Dealing with a terminal illness can devastate a family both financially and emotionally. It has to be decided who is going to take the reins and guide the family through the crisis. The Farewell is a film that deals with just that. We meet a beloved mother/grandmother, Nai Nai (Shuzhen Zhou) who has terminal cancer, but she thinks it’s just a cold. Her sister is her main caregiver and has kept the diagnosis of terminal cancer from her.
Nai Nai lives in China, whereas her two sons left the country years ago to better these families. Haibun (Juang Yongbo) moved his family to Japan and his brother, Haiyan (Tzi Ma), moved his family to America. The two brothers agree to keep the cancer news from their sweet mother. And It is a tradition in China to do so. Haibun says that it is their family’s duty to bear the emotional burden for her. As an excuse for both the families to go to China and secretly say their good-byes to Nai Nai, the brothers decide to stage a wedding between Hibun’s son, the rather slow Hao Hao (Chen Han) and his brand-new girlfriend.
Billi (Awkwafina) is a struggling writer living in New York City. She is behind on her rent and is betting on a grant to help her survive. She is extremely close to her grandmother. They talk on a daily basis several times a day. And in the first scene that we see Billi, she is walking on the streets of New York City talking to her grandmother. Her grandmother is giving her advice on how to find a man, to wear warm clothing so she won’t get a cold, and for her not to wear earrings (because Nai Nai has heard thieves will rip them right off Billi’s ears).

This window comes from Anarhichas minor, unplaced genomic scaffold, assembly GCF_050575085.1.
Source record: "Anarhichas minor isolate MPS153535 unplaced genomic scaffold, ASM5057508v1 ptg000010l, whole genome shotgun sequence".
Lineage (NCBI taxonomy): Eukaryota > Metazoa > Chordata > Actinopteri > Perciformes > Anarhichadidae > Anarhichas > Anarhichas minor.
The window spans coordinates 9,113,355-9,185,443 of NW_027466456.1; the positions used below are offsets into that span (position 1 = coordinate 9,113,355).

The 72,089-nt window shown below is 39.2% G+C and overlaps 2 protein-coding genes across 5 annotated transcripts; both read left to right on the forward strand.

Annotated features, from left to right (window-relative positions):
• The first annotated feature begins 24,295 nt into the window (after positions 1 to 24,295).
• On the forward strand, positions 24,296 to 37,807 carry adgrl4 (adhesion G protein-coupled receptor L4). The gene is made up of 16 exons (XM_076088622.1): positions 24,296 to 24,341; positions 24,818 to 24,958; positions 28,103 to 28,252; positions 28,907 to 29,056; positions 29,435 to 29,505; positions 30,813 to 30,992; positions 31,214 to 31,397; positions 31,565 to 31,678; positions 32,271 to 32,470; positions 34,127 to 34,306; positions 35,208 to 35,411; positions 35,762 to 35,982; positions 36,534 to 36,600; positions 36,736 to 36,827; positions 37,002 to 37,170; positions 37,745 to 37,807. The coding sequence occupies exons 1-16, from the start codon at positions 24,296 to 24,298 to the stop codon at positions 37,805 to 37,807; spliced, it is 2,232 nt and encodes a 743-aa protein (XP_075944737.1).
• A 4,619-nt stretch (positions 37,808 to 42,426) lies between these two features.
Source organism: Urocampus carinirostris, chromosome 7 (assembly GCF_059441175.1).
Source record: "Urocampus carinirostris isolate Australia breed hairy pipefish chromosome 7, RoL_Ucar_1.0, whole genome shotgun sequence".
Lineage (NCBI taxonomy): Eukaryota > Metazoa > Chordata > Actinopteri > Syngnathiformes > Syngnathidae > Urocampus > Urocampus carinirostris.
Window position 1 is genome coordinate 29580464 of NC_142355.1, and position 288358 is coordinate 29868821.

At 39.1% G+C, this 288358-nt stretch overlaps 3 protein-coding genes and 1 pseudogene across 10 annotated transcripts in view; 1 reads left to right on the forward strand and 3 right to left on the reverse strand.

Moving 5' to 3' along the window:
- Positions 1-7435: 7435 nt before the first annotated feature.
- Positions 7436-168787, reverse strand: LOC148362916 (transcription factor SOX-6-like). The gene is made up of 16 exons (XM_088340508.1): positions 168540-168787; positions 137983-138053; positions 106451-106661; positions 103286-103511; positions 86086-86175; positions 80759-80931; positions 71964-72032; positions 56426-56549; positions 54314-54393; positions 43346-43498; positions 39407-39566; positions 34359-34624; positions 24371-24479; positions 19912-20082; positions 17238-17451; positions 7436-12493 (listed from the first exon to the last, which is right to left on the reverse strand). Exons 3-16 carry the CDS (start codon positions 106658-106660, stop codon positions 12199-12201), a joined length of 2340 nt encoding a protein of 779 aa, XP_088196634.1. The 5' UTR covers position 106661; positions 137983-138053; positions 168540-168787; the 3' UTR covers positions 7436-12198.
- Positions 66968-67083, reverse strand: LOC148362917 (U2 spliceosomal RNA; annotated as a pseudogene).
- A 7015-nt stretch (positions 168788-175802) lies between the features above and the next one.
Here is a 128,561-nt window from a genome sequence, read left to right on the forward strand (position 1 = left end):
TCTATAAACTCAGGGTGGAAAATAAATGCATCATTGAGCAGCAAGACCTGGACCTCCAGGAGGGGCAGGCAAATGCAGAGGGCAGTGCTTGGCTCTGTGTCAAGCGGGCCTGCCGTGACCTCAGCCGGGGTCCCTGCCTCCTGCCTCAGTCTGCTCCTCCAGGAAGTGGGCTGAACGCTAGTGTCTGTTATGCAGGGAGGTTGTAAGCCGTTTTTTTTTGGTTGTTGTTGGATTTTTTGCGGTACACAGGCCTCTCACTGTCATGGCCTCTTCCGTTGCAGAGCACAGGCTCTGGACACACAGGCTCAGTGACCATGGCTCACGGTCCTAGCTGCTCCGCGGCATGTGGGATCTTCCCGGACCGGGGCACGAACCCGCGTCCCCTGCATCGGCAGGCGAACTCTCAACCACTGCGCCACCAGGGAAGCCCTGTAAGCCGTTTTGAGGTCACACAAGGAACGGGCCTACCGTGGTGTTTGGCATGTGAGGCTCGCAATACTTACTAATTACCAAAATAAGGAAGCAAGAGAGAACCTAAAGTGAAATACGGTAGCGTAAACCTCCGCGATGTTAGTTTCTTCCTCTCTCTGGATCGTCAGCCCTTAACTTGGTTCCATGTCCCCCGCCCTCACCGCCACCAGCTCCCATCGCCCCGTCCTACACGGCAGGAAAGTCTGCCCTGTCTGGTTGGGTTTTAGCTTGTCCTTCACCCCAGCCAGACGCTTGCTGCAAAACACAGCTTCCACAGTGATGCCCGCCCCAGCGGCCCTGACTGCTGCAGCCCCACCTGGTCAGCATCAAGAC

Billi is her grandmother’s favorite, and the feeling is mutual. We soon learn that the relationship between Billi and her own mother, Jian (Diana Lin), is not as warm as Jian has a cold and practical outlook on how things should work. We see this at a family dinner early in the film. Most of the family, including Billi and her father, are having a great time, cracking jokes and laughing about silly things. Billi’s mother though doesn’t see the humor and chastises her for not being married and for her wanting to be a writer instead of a housewife. It seems that Billi has the support of everyone in the family but her mother.
Billi gets the news that she did not give the grant which crushes her. And her world is further turned upside down when she goes over to her parent’s house for dinner that night. There, she notices that her father is drunk and that both her parents have somber looks on their faces. She follows her father into her parent’s bedroom and demands to be told what is wrong. Her father tells Billi about his mothers terminal cancer, and that they are not going to tell her about it. Billi objects to this, thinking that her grandmother would want to know so that she can put her affairs in order. Her mom enters the room and tells’ Billi of the plan to stage the wedding in China. They want her to stay behind because she is too emotional to pretend everything is okay. Naturally, Billy strongly objects but then acquiesces. And after having time to think, Billi decides she is going to go to China. She is going to say good-bye to her grandmother, parents be damned.